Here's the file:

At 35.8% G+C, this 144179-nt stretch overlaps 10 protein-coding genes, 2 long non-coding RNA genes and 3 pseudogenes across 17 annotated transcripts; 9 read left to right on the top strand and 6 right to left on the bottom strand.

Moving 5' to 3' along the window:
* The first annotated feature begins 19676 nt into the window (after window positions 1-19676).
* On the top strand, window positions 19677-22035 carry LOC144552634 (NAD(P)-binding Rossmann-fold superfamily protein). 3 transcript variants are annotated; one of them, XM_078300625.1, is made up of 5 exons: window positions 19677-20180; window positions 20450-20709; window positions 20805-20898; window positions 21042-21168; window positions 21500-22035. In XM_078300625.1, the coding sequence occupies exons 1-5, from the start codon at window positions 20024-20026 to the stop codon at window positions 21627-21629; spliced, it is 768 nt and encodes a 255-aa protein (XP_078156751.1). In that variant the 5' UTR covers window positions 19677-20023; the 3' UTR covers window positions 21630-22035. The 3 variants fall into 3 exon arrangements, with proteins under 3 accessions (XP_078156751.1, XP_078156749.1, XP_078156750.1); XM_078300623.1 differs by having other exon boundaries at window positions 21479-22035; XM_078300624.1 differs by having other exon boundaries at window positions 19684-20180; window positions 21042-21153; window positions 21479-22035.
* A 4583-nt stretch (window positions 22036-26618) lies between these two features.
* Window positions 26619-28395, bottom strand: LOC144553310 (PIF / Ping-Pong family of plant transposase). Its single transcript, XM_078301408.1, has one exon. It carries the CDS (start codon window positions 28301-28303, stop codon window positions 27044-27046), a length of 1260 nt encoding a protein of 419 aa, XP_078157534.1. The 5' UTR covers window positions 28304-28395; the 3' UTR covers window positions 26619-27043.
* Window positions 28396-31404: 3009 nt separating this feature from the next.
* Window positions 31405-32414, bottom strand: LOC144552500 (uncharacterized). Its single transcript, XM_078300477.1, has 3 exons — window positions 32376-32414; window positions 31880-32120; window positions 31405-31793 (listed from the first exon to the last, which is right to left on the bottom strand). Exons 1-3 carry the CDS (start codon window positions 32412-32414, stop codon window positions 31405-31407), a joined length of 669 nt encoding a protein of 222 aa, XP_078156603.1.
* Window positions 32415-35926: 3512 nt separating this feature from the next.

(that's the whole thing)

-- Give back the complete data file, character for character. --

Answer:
At 35.8% G+C, this 144179-nt stretch overlaps 10 protein-coding genes, 2 long non-coding RNA genes and 3 pseudogenes across 17 annotated transcripts; 9 read left to right on the top strand and 6 right to left on the bottom strand.

Moving 5' to 3' along the window:
* The first annotated feature begins 19676 nt into the window (after window positions 1-19676).
* On the top strand, window positions 19677-22035 carry LOC144552634 (NAD(P)-binding Rossmann-fold superfamily protein). 3 transcript variants are annotated; one of them, XM_078300625.1, is made up of 5 exons: window positions 19677-20180; window positions 20450-20709; window positions 20805-20898; window positions 21042-21168; window positions 21500-22035. In XM_078300625.1, the coding sequence occupies exons 1-5, from the start codon at window positions 20024-20026 to the stop codon at window positions 21627-21629; spliced, it is 768 nt and encodes a 255-aa protein (XP_078156751.1). In that variant the 5' UTR covers window positions 19677-20023; the 3' UTR covers window positions 21630-22035. The 3 variants fall into 3 exon arrangements, with proteins under 3 accessions (XP_078156751.1, XP_078156749.1, XP_078156750.1); XM_078300623.1 differs by having other exon boundaries at window positions 21479-22035; XM_078300624.1 differs by having other exon boundaries at window positions 19684-20180; window positions 21042-21153; window positions 21479-22035.
* A 4583-nt stretch (window positions 22036-26618) lies between these two features.
* Window positions 26619-28395, bottom strand: LOC144553310 (PIF / Ping-Pong family of plant transposase). Its single transcript, XM_078301408.1, has one exon. It carries the CDS (start codon window positions 28301-28303, stop codon window positions 27044-27046), a length of 1260 nt encoding a protein of 419 aa, XP_078157534.1. The 5' UTR covers window positions 28304-28395; the 3' UTR covers window positions 26619-27043.
* Window positions 28396-31404: 3009 nt separating this feature from the next.
* Window positions 31405-32414, bottom strand: LOC144552500 (uncharacterized). Its single transcript, XM_078300477.1, has 3 exons — window positions 32376-32414; window positions 31880-32120; window positions 31405-31793 (listed from the first exon to the last, which is right to left on the bottom strand). Exons 1-3 carry the CDS (start codon window positions 32412-32414, stop codon window positions 31405-31407), a joined length of 669 nt encoding a protein of 222 aa, XP_078156603.1.
* Window positions 32415-35926: 3512 nt separating this feature from the next.